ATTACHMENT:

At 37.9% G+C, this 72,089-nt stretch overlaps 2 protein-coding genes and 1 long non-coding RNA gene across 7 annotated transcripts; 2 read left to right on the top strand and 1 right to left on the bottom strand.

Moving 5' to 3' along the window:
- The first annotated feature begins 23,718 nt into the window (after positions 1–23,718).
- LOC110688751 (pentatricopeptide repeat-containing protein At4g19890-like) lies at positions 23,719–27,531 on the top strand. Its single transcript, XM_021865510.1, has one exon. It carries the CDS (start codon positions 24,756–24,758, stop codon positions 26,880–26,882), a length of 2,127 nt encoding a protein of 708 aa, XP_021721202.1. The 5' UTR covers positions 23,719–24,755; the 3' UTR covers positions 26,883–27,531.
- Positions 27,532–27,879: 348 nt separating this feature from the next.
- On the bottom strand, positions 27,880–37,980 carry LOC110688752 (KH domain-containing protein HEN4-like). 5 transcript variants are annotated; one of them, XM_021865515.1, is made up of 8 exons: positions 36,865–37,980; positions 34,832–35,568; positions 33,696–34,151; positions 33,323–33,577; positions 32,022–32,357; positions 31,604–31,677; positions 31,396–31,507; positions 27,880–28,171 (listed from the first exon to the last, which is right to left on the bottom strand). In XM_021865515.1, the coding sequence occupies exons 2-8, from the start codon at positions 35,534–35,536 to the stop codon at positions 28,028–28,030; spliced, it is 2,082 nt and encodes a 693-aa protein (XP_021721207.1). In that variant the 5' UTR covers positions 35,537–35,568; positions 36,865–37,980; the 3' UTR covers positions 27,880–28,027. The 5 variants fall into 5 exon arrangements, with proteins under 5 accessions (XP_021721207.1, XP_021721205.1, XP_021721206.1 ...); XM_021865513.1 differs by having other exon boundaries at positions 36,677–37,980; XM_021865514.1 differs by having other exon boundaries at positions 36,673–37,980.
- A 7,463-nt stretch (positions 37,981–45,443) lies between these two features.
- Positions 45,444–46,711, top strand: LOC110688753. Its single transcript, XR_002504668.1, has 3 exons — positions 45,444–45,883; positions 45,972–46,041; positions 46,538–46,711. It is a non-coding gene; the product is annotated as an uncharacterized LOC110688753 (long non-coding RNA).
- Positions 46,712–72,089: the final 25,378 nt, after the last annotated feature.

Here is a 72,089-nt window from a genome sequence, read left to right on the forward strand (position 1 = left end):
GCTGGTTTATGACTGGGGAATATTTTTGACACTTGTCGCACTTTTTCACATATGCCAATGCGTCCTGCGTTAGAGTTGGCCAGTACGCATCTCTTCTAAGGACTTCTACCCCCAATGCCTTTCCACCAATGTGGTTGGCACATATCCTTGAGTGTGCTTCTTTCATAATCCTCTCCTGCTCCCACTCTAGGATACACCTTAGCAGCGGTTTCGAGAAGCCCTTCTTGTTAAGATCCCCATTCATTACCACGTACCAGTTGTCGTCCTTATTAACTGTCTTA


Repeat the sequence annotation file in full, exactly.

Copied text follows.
At 37.9% G+C, this 72,089-nt stretch overlaps 2 protein-coding genes and 1 long non-coding RNA gene across 7 annotated transcripts; 2 read left to right on the top strand and 1 right to left on the bottom strand.

Moving 5' to 3' along the window:
- The first annotated feature begins 23,718 nt into the window (after positions 1–23,718).
- LOC110688751 (pentatricopeptide repeat-containing protein At4g19890-like) lies at positions 23,719–27,531 on the top strand. Its single transcript, XM_021865510.1, has one exon. It carries the CDS (start codon positions 24,756–24,758, stop codon positions 26,880–26,882), a length of 2,127 nt encoding a protein of 708 aa, XP_021721202.1. The 5' UTR covers positions 23,719–24,755; the 3' UTR covers positions 26,883–27,531.
- Positions 27,532–27,879: 348 nt separating this feature from the next.
- On the bottom strand, positions 27,880–37,980 carry LOC110688752 (KH domain-containing protein HEN4-like). 5 transcript variants are annotated; one of them, XM_021865515.1, is made up of 8 exons: positions 36,865–37,980; positions 34,832–35,568; positions 33,696–34,151; positions 33,323–33,577; positions 32,022–32,357; positions 31,604–31,677; positions 31,396–31,507; positions 27,880–28,171 (listed from the first exon to the last, which is right to left on the bottom strand). In XM_021865515.1, the coding sequence occupies exons 2-8, from the start codon at positions 35,534–35,536 to the stop codon at positions 28,028–28,030; spliced, it is 2,082 nt and encodes a 693-aa protein (XP_021721207.1). In that variant the 5' UTR covers positions 35,537–35,568; positions 36,865–37,980; the 3' UTR covers positions 27,880–28,027. The 5 variants fall into 5 exon arrangements, with proteins under 5 accessions (XP_021721207.1, XP_021721205.1, XP_021721206.1 ...); XM_021865513.1 differs by having other exon boundaries at positions 36,677–37,980; XM_021865514.1 differs by having other exon boundaries at positions 36,673–37,980.
- A 7,463-nt stretch (positions 37,981–45,443) lies between these two features.
- Positions 45,444–46,711, top strand: LOC110688753. Its single transcript, XR_002504668.1, has 3 exons — positions 45,444–45,883; positions 45,972–46,041; positions 46,538–46,711. It is a non-coding gene; the product is annotated as an uncharacterized LOC110688753 (long non-coding RNA).
- Positions 46,712–72,089: the final 25,378 nt, after the last annotated feature.

Here is a 72,089-nt window from a genome sequence, read left to right on the forward strand (position 1 = left end):
GCTGGTTTATGACTGGGGAATATTTTTGACACTTGTCGCACTTTTTCACATATGCCAATGCGTCCTGCGTTAGAGTTGGCCAGTACGCATCTCTTCTAAGGACTTCTACCCCCAATGCCTTTCCACCAATGTGGTTGGCACATATCCTTGAGTGTGCTTCTTTCATAATCCTCTCCTGCTCCCACTCTAGGATACACCTTAGCAGCGGTTTCGAGAAGCCCTTCTTGTTAAGATCCCCATTCATTACCACGTACCAGTTGTCGTCCTTATTAACTGTCTTA